Be Quiet! Dark Power Pro P11 550 W: from gold to platinum

Secondary side

There are two pairs of Toshiba TPHR8504PL (150/500 A at 40 V and 25 °C, Rds(On) 1.4 mΩ at 50 A and Vgs of 4.5 V, 0.85 mΩ at 10 V) transistors in a modern “SOP Advanced” package (also known as HSON or DFN5x6-8 – the package name varies by manufacturer) used for +12V rectification. They are located on the solder side of the board and there is also an extra unpopulated area for two more transistors (for the higher-power versions of this unit). Both are cooled by two copper heatsinks soldered though the board with copious amounts of solder and also by direct contact with the units casing via heat-conducting silicone pads. Six CapXon 470/16 polymer capacitors are used for the filtering in front of the Pi coils and three Nippon Chemi-Con “W” (custom series) 3300/16 capacitors along with two KZE 2200/16 for the pi filter output. There are indeed four output rails plus an exclusively internal fifth which provides power for the DC-DC converters. The custom series 3300/16 capacitors are most likely quite similar to my own custom-order KZN 3300/16, but I’m not absolutely certain, as I can’t verify precisely which Chemi-Con series these are based on.


There are six more polymers on the board carrying both converters, two 330/16 provide additional input filtering and two 560/6.3 per rail that provide output filtering with an extra Rubycon ZLH 1500/10 per rail. Our beloved Anpec APW7159C acts as the controller of the two pairs of transistors. Unfortunatelly I am unable to identify the transistors themselves, as they’re covered with a layer of lacquer. The APW7159 has proven it can deliver a very precise output, as we’ve recently observed with the Corsair RM550x, so I’m looking forward to the results here. As has been previously noted, the main driver chip is located on the secondary side, on a daughterboard near the input capacitors. It uses a Silicon Labs SI8233BD which is a dual-isolated driver that controls the switching transistors, with the chip being situated on the daughterboard’s solder side. Another Rubycon ZLH 100/16 is used in this circuitry as well.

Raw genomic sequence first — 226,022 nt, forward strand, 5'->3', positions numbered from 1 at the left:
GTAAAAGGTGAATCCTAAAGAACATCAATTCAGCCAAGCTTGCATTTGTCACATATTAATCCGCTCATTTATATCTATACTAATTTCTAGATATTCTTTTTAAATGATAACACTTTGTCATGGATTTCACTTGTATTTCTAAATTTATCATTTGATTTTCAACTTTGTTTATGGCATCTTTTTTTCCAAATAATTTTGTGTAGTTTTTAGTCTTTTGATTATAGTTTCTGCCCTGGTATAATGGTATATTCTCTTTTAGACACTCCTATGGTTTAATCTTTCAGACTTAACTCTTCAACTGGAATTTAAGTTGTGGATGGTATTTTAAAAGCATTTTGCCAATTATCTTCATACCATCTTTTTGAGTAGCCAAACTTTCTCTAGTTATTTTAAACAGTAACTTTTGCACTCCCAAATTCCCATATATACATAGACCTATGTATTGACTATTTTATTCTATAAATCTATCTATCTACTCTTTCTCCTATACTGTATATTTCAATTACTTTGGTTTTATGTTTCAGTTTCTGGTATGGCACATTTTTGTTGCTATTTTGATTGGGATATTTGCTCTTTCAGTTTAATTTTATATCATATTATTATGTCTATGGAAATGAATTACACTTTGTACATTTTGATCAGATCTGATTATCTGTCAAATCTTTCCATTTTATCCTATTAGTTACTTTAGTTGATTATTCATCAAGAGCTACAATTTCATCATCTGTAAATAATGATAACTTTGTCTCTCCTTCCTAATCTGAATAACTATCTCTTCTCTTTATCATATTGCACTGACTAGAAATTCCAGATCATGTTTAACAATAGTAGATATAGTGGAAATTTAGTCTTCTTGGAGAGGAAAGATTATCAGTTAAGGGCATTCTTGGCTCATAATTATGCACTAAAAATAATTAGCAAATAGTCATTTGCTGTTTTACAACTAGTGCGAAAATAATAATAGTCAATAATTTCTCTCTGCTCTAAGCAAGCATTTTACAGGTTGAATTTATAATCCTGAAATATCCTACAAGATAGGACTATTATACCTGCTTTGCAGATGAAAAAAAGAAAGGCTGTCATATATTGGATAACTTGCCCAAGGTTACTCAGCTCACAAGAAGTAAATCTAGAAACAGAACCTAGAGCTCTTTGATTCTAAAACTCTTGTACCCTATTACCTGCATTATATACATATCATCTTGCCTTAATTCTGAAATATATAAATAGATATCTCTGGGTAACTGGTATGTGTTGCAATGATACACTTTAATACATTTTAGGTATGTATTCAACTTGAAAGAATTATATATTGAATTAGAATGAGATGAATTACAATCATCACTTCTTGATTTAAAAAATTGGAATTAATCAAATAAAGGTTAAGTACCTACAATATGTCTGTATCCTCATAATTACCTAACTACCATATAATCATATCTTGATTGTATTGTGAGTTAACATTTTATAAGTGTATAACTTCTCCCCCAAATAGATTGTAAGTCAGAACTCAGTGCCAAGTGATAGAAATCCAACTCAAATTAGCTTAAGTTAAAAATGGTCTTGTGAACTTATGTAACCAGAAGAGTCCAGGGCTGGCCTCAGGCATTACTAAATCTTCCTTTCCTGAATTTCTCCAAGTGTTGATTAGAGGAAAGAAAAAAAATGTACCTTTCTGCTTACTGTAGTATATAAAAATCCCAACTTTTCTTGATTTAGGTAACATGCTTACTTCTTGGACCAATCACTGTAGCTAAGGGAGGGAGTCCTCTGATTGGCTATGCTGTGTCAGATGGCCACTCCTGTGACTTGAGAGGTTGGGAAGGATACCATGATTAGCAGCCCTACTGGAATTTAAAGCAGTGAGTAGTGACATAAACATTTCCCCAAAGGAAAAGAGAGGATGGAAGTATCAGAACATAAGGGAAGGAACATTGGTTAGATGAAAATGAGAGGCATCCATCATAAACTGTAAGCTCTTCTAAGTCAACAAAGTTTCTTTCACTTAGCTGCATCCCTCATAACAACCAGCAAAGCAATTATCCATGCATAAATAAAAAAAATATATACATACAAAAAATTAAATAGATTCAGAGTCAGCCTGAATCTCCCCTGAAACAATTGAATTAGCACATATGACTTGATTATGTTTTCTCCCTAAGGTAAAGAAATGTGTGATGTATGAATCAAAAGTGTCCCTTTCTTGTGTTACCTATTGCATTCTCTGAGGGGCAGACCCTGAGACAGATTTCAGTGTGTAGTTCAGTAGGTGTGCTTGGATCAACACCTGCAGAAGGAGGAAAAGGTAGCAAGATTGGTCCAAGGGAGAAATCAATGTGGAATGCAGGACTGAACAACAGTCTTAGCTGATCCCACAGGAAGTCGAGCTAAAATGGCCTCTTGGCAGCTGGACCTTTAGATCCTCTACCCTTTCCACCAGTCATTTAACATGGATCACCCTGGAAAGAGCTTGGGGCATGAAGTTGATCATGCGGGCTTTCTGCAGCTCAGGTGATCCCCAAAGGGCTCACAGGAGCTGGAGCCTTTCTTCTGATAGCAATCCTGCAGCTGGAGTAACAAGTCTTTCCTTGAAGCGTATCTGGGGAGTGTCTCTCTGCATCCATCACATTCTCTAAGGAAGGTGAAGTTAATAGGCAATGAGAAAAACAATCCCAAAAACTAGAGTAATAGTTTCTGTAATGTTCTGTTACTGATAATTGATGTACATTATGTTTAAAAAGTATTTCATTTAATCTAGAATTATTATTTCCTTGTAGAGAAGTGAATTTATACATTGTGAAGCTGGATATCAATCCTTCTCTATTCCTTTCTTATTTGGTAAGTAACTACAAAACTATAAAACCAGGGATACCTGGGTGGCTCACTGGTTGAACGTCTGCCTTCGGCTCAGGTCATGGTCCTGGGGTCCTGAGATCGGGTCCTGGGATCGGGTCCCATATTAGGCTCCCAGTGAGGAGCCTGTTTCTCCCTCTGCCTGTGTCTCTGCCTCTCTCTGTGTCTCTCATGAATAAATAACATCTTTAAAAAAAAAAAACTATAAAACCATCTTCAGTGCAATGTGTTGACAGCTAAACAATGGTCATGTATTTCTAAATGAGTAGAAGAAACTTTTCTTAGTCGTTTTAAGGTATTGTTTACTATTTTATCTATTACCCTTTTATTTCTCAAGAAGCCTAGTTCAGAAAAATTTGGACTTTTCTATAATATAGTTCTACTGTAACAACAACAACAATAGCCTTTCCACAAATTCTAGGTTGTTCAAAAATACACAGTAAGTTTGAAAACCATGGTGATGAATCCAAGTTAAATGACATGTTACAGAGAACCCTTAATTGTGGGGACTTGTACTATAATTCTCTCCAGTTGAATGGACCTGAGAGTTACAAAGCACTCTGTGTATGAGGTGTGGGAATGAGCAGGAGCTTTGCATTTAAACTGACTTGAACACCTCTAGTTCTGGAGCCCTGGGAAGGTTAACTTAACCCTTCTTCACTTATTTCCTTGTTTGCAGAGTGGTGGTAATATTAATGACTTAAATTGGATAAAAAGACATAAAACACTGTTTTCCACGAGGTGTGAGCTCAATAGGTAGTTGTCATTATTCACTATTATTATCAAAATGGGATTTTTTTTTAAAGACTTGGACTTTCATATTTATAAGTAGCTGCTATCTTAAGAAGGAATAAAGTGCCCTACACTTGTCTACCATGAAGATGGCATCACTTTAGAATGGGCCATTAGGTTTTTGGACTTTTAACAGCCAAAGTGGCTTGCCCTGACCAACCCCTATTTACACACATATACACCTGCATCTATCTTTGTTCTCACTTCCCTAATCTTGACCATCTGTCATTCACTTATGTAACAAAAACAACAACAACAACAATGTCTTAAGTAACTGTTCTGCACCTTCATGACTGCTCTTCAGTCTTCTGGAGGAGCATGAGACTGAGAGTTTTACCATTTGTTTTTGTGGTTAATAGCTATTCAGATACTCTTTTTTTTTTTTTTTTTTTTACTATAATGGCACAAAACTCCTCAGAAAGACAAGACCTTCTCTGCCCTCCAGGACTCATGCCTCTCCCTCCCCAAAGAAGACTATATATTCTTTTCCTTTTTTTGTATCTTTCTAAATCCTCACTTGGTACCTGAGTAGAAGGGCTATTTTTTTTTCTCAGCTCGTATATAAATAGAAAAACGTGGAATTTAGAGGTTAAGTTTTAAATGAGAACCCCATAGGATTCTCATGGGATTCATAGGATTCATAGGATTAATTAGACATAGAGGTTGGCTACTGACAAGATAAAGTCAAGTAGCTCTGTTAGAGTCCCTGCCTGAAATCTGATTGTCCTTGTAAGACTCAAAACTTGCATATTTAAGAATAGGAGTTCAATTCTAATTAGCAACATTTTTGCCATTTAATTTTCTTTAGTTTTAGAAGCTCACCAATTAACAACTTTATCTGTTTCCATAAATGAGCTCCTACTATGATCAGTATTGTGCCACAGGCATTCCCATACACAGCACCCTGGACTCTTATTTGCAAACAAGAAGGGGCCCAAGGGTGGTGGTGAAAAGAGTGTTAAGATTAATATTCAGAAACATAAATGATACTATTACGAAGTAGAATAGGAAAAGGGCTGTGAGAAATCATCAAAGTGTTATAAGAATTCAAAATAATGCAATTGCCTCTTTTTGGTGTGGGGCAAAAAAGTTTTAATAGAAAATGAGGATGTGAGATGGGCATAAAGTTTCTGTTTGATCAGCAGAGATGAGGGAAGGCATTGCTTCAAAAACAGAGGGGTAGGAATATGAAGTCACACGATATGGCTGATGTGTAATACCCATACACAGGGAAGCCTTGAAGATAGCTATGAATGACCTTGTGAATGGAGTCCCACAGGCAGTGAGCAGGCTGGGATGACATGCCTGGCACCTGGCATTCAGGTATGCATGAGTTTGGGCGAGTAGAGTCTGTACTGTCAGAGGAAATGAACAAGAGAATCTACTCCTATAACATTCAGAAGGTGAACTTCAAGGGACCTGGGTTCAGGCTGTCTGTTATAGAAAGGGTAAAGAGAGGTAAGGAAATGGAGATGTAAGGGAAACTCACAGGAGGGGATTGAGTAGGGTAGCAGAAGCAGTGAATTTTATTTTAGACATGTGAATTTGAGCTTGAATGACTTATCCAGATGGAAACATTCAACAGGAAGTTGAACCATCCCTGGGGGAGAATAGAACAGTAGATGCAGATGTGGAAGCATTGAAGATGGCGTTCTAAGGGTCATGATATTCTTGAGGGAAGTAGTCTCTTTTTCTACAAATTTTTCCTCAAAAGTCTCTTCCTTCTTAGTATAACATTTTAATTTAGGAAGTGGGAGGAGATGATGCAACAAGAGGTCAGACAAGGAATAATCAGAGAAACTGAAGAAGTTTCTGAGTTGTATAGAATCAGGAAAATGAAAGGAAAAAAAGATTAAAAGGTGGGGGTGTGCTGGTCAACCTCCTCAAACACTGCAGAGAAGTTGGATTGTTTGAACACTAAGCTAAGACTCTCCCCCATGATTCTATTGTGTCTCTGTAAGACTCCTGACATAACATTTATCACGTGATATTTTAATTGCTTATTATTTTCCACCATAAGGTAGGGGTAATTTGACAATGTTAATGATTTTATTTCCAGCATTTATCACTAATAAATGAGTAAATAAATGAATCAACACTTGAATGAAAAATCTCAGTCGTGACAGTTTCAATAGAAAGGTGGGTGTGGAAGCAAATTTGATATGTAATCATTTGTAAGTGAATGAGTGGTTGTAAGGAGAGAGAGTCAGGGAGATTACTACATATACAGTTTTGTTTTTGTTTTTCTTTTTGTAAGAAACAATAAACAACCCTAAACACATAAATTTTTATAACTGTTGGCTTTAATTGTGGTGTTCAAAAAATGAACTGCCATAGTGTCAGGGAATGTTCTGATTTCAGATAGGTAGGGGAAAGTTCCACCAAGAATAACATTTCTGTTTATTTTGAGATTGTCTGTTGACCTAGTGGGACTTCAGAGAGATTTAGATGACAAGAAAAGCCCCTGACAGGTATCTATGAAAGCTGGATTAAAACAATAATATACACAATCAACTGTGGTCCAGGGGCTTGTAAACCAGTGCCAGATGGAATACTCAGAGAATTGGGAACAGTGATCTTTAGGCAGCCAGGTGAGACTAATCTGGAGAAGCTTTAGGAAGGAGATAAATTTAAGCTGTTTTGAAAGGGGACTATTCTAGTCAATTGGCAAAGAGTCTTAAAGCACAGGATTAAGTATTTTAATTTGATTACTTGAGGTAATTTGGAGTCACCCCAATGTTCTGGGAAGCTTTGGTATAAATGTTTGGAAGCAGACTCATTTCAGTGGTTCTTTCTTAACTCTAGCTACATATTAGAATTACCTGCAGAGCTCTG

FSP Group once again used the PS232 secondary monitor. I recently noticed that Gabriel over at Hardware Secrets has been able to get this datasheet. It is a 6-channel Silicon Touch Technology PS232S monitor chip, and it’s capable of monitoring all of the four +12V rails. As is usually the case with monitoring chips, it also provides the Power Good signal and accepts the PWR On signal from the motherboard. Also located on this board is the D45H11 (-10 A at -80 V and 25 °C) PNP transistor. It basically acts as a linear regulator so that the PSU fan (as well fans conected to the four external fan headers) are all regulated to run at the same speed. While it is a nice feature, there are literaly dozens of similar regulators on the market priced at anywhere from $10 and up.Konektory

As for the modular board, all the +12V rails and ground connections for the EPS and PCIe connectors are both screwed on and soldered on the modular board, while they’re only soldered to the mainboard. The five modular peripheral connectors share the common rail with the other connectors, but separate 16AWG wires are used for the connection between this circuit on the modular board and the mainboard. The +3.3 and +5 V rails are connected by both 16AWG and 18AWG wires. There are four extra CapXon 270/16 and three 100/16 polymers for the EPS/PCIe filtering, plus three more for the peripheral connectors, all for the +12 V rails. Then there are two for +3.3/+5 V rails, one (Enesol Enecap) for the stand-by rail, and one CapXon for the fans.

Build quality

As usual, I’ll focus on the overall build quality and other things like electrical safety here, as the quality of the components that were used was already discussed before. The seperation between the primary and secondary sides is adequate, and we also have some extra holes that were drilled under all the transformers and between the capacitors. The varistor is not insulated which isn’t really acceptable for a unit of this price, but otherwise the overall insulation is good. Quite a lot of silicone is used. Wire leads are mostly cut precisely enough or at the very least bent properly. The unit uses a double-sided epoxied fiberglass PCB.


Conductive paths are reinforced by a layer of solder. The soldering itself is not that bad even though there are some manually-re-soldered spots. It’s evident that FSP tried to clean the mainboard, but it seems as though the unintended result was the soldering flux (or maybe some other chemical) only getting smeared all over the entire board. On the bright side, there weren’t really that many solder balls (or other solder residue), and taking into account how complex the manufacturing of this unit is, finding about 6 tiny and 2 medium ones is pretty good. My overall impression is OK, and I think I’ll only deduct 8 points for this unit. We have seen far worse units in terms of quality control in the last year or so…

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